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Old 03-23-2008, 06:03 PM   #1
Dessert Tears
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Default Cable Internet connection out, TV fine; Weak signal

I live in an apartment building with poor cable wiring: for certain apartments, the cable is routed through other apartments. For example, the wall box in my apartment has 3 wires: incoming cable, a bypass, and the bypass return. I connect the incoming cable to the bypass with a coupler and use the return; disconnecting the bypass disconnects other apartment(s). My incoming cable line comes from another apartment.

My cable Internet connection has been out for a week. A few TV channels have been affected (corrupted ? completely gray, OK ? corrupted), but the TV is generally fine. At the original onset, it was out 1 day, working 1 day, then out. The Time Warner Cable follow-up technician tested the incoming line and found that it had weak signal. He explained that only a portion of the signal was completely attenuated, which is why the TV continued to work. The tech said that the likely cause was a wiring or equipment issue in an apartment and that the solution would be to get a TWC tech into that apartment.

The tenants of an apartment connected through my apartment are seeing similar problems. At present, we have been unable to contact the tenants of the likely apartments. Furthermore, we anticipate difficulty in scheduling a service call at their convenience.

Hypothesis: The tenant is using a 1?3 (2 TV, 1 modem) splitter, connecting the bypass to one of the TV outputs.
  • The tenant would receive better signal by connecting ahead of the bypass.
  • The failure mode (connected, but weak signal) is inconsistent with a tech ignorant of the building. The techs do make mistakes ? my installing tech disconnected the apartment(s) dependent on my bypass ? but I've only heard of outright disconnections.
  • It is unlikely that the tenant could have scheduled TWC service calls to match the 1 day down, 1 day up, continuously down pattern.
  • I assume that all connections are made properly.
  • I assume that there is some sort of filter in the splitter. Is this correct?
Is my hypothesis consistent with information I provided? Is it likely, or are there many plausible causes?

I know that the best and only real answer is to get a TWC technician into the apartment. In the interim, would a "cable booster" be likely to help? As we have had general signal strength issues, we would continue to use it after the resolution of this particular issue, and we would be willing to spend around $200.

Cliffs
  • My apartment building has poor cable wiring/routing.
  • My cable Internet connection has been out, but TV is generally fine.
  • Likely cause is in another apartment(s). It will probably be difficult to coordinate with their tenants.
  • Hypothesis: A tenant has installed a splitter ahead of my connection.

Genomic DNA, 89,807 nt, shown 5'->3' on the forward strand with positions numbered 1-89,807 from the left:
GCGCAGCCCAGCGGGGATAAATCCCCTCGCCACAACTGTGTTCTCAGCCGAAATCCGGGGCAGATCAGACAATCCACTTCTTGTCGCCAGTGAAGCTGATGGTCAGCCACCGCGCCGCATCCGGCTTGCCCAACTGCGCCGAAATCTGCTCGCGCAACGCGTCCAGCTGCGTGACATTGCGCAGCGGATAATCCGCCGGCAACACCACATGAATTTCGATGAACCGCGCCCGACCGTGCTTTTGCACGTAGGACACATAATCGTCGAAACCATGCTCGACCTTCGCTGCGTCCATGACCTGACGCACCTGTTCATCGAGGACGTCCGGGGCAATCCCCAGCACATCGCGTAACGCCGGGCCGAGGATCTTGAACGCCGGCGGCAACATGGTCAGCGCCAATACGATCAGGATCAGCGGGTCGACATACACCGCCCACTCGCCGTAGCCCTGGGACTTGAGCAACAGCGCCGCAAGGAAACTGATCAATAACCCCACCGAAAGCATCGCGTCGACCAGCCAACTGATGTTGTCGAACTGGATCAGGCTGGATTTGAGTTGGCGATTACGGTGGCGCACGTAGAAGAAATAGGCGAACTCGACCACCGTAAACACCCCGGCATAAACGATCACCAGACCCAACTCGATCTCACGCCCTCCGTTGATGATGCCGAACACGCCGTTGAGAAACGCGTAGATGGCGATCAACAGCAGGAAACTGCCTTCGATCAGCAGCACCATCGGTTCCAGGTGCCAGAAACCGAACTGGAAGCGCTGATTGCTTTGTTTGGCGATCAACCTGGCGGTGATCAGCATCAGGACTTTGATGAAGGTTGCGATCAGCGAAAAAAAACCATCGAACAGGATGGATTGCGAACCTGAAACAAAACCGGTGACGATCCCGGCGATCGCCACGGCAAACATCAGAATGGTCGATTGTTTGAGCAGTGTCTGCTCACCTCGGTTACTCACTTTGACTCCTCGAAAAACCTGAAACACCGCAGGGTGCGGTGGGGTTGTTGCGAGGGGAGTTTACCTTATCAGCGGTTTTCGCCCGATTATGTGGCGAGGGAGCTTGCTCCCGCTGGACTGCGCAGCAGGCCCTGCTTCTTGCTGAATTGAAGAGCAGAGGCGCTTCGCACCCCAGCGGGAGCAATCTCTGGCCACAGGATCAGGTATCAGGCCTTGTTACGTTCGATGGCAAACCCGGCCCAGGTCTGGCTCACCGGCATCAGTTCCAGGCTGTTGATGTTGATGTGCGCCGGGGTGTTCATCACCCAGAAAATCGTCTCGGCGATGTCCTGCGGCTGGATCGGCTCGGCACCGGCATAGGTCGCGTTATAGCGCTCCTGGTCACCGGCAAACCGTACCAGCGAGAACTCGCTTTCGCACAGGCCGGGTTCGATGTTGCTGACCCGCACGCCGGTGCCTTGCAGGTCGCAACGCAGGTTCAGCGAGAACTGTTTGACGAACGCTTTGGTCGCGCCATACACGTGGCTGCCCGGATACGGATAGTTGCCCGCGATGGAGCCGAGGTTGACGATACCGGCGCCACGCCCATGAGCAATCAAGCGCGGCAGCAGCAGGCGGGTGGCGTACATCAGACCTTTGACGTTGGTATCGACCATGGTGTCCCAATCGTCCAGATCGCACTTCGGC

• Would a cable booster help?

Edit to update/clarify topic summary.
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Old 03-23-2008, 11:19 PM   #2
Elstupido
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Default Cable Internet connection out, TV fine; Weak signal

This is a very complicated situation, all depends on how the cable company has things set up. Sometimes they will over amplify the signal into a complex and use different passthrough splitters. In other words they may use say, a 6db loss splitter on the first tap, pass trough to the next, 5db on the second and so on and on.

To try to give you a simple answer, yes a booster can give you incredible results on a weak signal for TV. I have used a 20db booster from home depot, with great results. The booster however will do nothing for your internet connection.

Add to the mix the possibility of one bad coax termination and or spltter, and you have a real problem. I would amplify your signal for now with a booster and have your cable company check out the entire system ASAP.

It is possible that when and if they give you a strong signal, you will need to disconnect your booster, as you will then have an over amplified signal which will make your TV unwatchable.
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Old 03-25-2008, 09:13 PM   #3
Texun
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Default Cable Internet connection out, TV fine; Weak signal

Yep, it can get complicated until you know exactly what it causing it. From what you have described you have a loop system- one line feeds one apartment and another and another, etc. In a looped system the cable company should be using directional couplers (taps) for each apartment, but in many cases they use a splitter, which cuts the signal by 50 or 100% depending on the type used. Example: If you have 7dB in and install a 2 way splitter you lose 3.5dB or 50% but if they use a 4 way you lose 7dB or 100%. Modems prefer an input of -5dB to +5dB but they can often be fine at twice that spread. Do you happen to have a Motorola modem? If so try this and check the signal levels there. A directional coupler is designed in a "T" shape whereas a splitter will usually have 2-4 ports on one end and a single input on the other. DC's usually have one port marked with a number indicating the signal drop. It's usually 3, 6, 9, or possibly 12dB. The lower the number the better. Higher numbers attenuate or drop the signal level according to the number on the port or tap.